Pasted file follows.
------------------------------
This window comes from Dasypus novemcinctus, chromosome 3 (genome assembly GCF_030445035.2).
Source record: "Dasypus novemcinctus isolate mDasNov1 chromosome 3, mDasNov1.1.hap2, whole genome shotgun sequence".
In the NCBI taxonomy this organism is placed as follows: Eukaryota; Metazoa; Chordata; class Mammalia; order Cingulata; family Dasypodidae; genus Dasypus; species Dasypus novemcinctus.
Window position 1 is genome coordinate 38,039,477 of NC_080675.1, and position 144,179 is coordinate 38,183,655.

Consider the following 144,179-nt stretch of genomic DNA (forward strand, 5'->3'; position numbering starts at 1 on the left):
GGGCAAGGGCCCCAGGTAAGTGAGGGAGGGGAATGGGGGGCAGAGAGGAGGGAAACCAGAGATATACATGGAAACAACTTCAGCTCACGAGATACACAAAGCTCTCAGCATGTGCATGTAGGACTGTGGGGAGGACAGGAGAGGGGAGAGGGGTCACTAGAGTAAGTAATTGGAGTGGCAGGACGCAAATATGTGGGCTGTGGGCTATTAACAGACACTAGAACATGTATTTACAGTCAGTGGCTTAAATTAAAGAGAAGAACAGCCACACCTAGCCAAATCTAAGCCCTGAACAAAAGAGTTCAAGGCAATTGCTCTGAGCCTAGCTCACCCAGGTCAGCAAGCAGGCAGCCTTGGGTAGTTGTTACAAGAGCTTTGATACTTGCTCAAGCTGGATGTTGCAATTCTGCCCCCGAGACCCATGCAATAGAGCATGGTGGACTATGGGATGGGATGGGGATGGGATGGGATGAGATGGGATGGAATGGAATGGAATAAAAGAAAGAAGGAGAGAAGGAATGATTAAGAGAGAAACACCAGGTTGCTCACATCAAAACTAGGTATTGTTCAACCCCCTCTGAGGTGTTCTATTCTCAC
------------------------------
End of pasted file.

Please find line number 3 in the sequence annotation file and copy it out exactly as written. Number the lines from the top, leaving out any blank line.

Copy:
In the NCBI taxonomy this organism is placed as follows: Eukaryota; Metazoa; Chordata; class Mammalia; order Cingulata; family Dasypodidae; genus Dasypus; species Dasypus novemcinctus.